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JOEL Joel's Blog

Changes and A Modern Approach to Finishing


Changes and A Modern Approach to Finishing 1
We’ve been carrying the finishing products of H. Behlen & Bros. for many years. I personally have been using Behlen products since I was a kid living with my parents. Behlen is a grand old company and brand that has been around for ages (its origins date way back to 1888). But times they are a ’changing. Some time ago Behlen was taken over by RPM, a company that also owns Mohawk finishing. We just learned that RPM plans to close Behlen and fold it into the Mohawk line.

Our first reaction was to place a large order and stock up - particularly on Jet Spray aerosol lacquer, which some customers buy by the case. (As one customer once told us, “The guy finishing my chairs disappeared after the down payment, but he left me with his secret recipe of Jet Spray.” Then she bought 2 cases.) Some of our luthier customers are especially devoted to the Vinyl Sealer and Stringed Instrument Lacquer Aerosol. So we don’t want to disappoint. At this point we should be able to handle Behlen orders for a little while -- other than the DVDs, of which we have just one.

What happens when we run out? Our Behlen rep said that Mohawk already offers some of the same products and we could transfer over to the Mohawk line. But several issues are giving us pause. Mohawk finishes are mass market items. There is no relationship with a maker, just margins based upon volume. We can’t compete with the discounts Amazon gets. And Mohawk will cost more than Behlen -- even for what we are told is literally the same product. We’ll also have the nuisance of changing the products’ names, photos, codes, etc.

All of these factors have unintentionally introduced time for reflection: do we want to go this route? Increasingly we don’t. Perhaps it's because so many of our in-store customers describe their workshops tucked into a corner of their apartments, or bring their adorable dogs with them when they shop --- in any event, we are really aware that finishing sometimes takes place in the company of living things, without much ventilation. This makes us want to move away from aerosol nitrocellulose and toward finishing products that are less toxic to people, pets and plants.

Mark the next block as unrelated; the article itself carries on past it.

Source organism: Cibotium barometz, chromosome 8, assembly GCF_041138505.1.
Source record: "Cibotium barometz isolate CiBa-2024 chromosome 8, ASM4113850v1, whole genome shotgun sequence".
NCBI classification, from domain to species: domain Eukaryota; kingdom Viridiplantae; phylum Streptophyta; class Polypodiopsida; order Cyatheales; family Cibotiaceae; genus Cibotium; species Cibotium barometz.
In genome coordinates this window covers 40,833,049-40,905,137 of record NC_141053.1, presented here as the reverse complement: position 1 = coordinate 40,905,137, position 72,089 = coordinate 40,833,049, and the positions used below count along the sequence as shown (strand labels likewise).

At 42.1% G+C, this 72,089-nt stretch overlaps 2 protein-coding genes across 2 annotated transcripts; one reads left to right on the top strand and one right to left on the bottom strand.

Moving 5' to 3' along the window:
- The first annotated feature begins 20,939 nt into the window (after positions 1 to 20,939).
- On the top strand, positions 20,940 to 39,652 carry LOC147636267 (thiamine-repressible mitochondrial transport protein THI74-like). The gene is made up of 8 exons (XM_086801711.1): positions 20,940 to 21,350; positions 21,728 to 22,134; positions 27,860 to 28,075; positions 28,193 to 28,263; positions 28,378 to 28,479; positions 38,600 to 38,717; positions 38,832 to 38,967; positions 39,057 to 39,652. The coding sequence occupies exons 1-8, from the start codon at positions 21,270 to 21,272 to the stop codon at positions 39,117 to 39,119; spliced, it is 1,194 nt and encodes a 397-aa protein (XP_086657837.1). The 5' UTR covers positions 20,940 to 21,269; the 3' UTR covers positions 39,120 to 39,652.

And it is not just us. Most of our customers are small shops that don’t have big-time spray booths or individuals working in their homes or tight, shared workshops. Ventilation can be iffy. We’re all for fitted respirators with frequently replaced cartridges and nitrile gloves and the like if you’re going to go the standard finishing route. But how about skipping the toxicity in the first place? More and more of our customers want non-toxic finishes: finishes that are safe to apply and don’t have toxic out-gassing or residue. Increasingly there are very good alternatives.

Some options: BT&C flake shellac (made for us by hardworking Lac beetles); Osmo hardwax (oils like sunflower and soy with carnauba and candelilla waxes, Tung Oil (oil squeezed from the seed from the nuts of the Tung tree); finishing creams (wax and very fine abrasive) and soft waxes from Real Milk Paint. And earth pigments (fine natural powders) from Liberon and milk paint (milk) from Real Milk Paint for color. We just added lots of non-toxic, low VOC products from Vermont Natural Coatings, which uses byproducts from the Vermont dairy industry for its PolyWhey Furniture Finish and other finishes. And very soon we will start carrying the fabled Tried & True line (linseed oil).

Join the conversation
02/27/2019 Bob Easton
Are the Vermont Natural Coatings, PolyWhey in particular, intended for both indoor and outdoor use?

Vermont Natural Coatings does make exterior products however the products we are currently stocking are for furniture, flooring and other interior woodwork.
02/27/2019 Dan
Great that your thinking non- toxic.
But how does the product finish?
Is it as good or better than the old products (toxic)?
Finishing is highly subjective. We have customers who would rather use OSMO than anything else because of the way it looks. PolyWhey is new to us but we like it and we added it because of customer requests. Shellac has always been in demand, and a true French polish, which is a lot of work - is the finest finish I have ever seen of any kind. Personally I love oil finishes topped with wax.